In the world of Klei Entertainment’s Invisible Inc., enormous multinational corporations have taken over the world and the titular espionage group has been compromised. With headquarters and a number of the organization’s best agents captured or eliminated, things are looking grim: if advanced AI system Incognita is not relocated within 72 hours, she will cease to be. Playing as the agency’s remote operator, it’s your job to spend those last three days collecting resources for the big mission — one that will take you straight into the dark heart of the evil empire.
This narrative is simple and straightforward, basically existing to provide a reason for the missions ahead. It serves this purpose well, although its lack of depth might be a bit disappointing for some; most of the story is told in small dialogue sections between stages, although additional details can be gleaned from character profiles and such. Regardless, this choice makes more sense when considering the larger picture. With little space afforded to the narrative, higher focus is placed on the game’s structure and mechanics: the area where it really shines.
Invisible, Inc. is a turn-based tactical stealth game with roguelike elements; to explain that latter bit, levels are procedurally generated — they have a different layout every time — and decisions made by the player are permanent. This means that if you accidentally click the wrong space when you move one of your field agents, you’re absolutely stuck with the choice you’ve made. Unlike other titles, there’s absolutely no room for trial-and-error. Running around willy-nilly and experimenting is a surefire way to get your entire team killed.
As you might have guessed, this can make things brutally hard, especially if you’re used to games where undoing bad decisions is a click away. It’s amazing how much there is to consider right from the get-go: there are highly intelligent guards to avoid, cameras to deactivate, optional safes to crack for virtual credits, and all too many doors and corners to look around. This latter piece is possibly the game’s most interesting strategic detail: though you can pan around the isometric map at your leisure, you can’t see anything that remains out of your agents’ sights. This makes it a vital necessity to sneak a peek of where you’re headed before barging in — even the slightest misstep can cost you the campaign.
Thankfully, even when it’s wiping the floor with you, there is a visceral satisfaction in the way the game earns its unforgiving difficulty. It’s cruel, but it just feels right: when you’re losing, it’s clearly your own fault, and this creates a drive to build a better strategy. Replay is outright encouraged, as well, with an option to carry over some of your progress if (when) you get your clock cleaned. Best of all, there are options available for beginners (an easier setting and a player-set number of retries, for example), and they’re a great help for the uninitiated that should still offer a fairly steep challenge — this humble writer quickly learned that he needed to plan out several turns in advance if he was to have any hope of survival.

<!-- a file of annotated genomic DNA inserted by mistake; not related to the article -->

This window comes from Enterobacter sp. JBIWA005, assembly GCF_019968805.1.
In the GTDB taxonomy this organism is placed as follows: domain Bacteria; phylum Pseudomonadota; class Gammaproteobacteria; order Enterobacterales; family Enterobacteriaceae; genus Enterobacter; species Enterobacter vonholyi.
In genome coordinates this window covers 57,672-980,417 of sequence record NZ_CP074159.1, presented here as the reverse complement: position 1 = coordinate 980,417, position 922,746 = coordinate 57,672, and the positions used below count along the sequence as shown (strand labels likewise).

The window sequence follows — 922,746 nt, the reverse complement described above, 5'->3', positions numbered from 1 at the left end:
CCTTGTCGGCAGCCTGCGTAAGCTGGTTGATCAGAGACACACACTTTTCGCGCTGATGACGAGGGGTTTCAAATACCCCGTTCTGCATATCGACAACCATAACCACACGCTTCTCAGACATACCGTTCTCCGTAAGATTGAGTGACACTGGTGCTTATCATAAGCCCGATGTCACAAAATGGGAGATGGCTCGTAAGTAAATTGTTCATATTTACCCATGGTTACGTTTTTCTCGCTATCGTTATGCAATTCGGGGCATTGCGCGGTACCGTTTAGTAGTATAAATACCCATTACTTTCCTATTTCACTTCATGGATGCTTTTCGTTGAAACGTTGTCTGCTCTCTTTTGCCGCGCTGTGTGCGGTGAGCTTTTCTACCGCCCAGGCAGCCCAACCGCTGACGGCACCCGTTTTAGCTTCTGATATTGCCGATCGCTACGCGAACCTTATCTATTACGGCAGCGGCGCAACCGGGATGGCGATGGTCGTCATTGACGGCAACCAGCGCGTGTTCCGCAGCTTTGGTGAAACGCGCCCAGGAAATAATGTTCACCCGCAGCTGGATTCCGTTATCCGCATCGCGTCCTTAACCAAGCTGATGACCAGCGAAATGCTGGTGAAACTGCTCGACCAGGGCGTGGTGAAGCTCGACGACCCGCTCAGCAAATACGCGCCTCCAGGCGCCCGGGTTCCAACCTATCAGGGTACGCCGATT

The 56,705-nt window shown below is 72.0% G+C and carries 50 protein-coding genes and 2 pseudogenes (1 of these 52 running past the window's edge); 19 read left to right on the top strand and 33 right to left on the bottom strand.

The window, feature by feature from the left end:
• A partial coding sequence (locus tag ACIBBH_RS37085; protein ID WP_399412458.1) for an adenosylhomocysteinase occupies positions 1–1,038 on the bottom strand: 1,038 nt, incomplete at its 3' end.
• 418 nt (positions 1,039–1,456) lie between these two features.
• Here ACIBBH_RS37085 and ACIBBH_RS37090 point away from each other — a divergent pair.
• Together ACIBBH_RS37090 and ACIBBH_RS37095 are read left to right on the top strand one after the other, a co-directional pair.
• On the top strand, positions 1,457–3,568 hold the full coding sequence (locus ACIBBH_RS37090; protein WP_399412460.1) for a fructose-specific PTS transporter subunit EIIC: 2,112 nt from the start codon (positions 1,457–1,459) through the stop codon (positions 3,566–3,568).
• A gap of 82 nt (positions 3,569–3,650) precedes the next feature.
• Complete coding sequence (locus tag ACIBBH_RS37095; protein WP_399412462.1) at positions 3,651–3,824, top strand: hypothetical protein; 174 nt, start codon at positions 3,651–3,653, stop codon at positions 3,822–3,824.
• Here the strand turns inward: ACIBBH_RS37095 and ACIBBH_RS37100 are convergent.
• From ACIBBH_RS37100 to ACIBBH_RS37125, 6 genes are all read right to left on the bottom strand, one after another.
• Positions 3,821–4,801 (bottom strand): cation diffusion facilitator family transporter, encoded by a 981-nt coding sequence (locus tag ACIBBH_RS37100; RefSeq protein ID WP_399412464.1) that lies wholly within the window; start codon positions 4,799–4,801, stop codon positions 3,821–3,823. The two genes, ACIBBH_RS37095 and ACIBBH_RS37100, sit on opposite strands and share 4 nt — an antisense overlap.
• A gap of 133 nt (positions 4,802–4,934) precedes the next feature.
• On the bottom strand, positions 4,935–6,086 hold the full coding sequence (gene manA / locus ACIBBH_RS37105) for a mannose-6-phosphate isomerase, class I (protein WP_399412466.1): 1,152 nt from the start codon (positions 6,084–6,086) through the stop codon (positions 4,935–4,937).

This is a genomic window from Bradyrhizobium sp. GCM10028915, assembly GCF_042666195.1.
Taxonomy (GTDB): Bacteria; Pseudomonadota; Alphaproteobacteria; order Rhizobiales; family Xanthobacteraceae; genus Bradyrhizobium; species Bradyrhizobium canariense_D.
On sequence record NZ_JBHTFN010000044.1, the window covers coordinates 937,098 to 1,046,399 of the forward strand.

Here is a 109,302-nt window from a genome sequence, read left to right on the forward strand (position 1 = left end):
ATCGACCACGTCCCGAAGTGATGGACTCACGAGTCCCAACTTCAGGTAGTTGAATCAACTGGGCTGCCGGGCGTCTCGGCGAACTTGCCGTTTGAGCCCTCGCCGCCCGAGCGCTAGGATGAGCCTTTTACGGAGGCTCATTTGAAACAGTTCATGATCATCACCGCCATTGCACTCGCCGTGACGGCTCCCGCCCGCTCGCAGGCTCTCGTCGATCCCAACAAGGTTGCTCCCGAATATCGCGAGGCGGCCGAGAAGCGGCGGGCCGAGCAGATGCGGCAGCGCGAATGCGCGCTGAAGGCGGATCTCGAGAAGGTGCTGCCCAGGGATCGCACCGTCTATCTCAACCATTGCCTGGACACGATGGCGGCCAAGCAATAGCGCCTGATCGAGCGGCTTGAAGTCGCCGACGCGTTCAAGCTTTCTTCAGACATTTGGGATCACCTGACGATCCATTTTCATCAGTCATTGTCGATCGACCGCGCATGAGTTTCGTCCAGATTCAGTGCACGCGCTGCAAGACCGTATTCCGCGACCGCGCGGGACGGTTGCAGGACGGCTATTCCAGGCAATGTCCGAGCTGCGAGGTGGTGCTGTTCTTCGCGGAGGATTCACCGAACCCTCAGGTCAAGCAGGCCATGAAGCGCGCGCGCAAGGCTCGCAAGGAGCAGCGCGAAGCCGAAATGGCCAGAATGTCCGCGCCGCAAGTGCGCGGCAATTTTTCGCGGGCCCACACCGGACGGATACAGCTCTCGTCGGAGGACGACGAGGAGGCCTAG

This need for future-oriented thinking extends beyond the individual levels, too. Though the narrative is straightforward, there’s nothing linear at all about the game’s structure: it’s up to you to decide which facilities to invade, which in turn dictates what benefits will be afforded to your team. Will you head for the black market server where you can buy upgrades for Incognita, thus giving you more hacking options? Will you go after captured agents, who will add much-needed numbers to your scant group? Or will you beef out your team’s arsenal, raiding a storage locker with better weapons? Building this engine is simultaneously thrilling and nerve-wracking, a series of critical choices that will be put to the ultimate test in the final mission.
The visual style of Invisible, Inc. is stunning, to say the least. Taking full advantage of the neo-noir aesthetic, there’s a level of detail present in the procedurally generated locations that makes them feel cohesive and organic. The lighting effects, which change as doors are opened and closed, have to be seen to be believed. The character sprites dazzle too, featuring intricate pixel art and smooth animation. As a whole, the graphical presentation gives off the same sense of passion for the craft that one gets while experiencing the meticulous design of the game system.
The sound design is no slouch either, offering sound and music that perfectly fit the game’s seedy, sneaky atmosphere. The periodical sounds of guards’ footsteps from beyond visual range is an especially ominous touch that adds a lot of tension to the proceedings. Even though there isn’t much of a narrative emphasis, the voices provided for the main speaking characters — Central and Monst3r — are charmingly delivered. It’s hard not to smile at their exchanges of witty retorts, no matter how many times you’ve seen this sort of thing before.
Invisible, Inc. absolutely nails its most important element: tense, deeply strategic stealth action that rewards thinking ahead. Like most roguelike games, this is a nastily unforgiving ordeal: every decision counts, and even one mistake can obliterate your chances of success. If this is the sort of challenge you welcome, you’ll find a meticulously crafted experience that gets better with time. If not, you’ve been warned: there’s a lot of failure in your future. Perhaps that’s the game’s biggest trick: even when you’re getting annihilated, you can feel the love and passion of the developers in every fatal gunshot wound.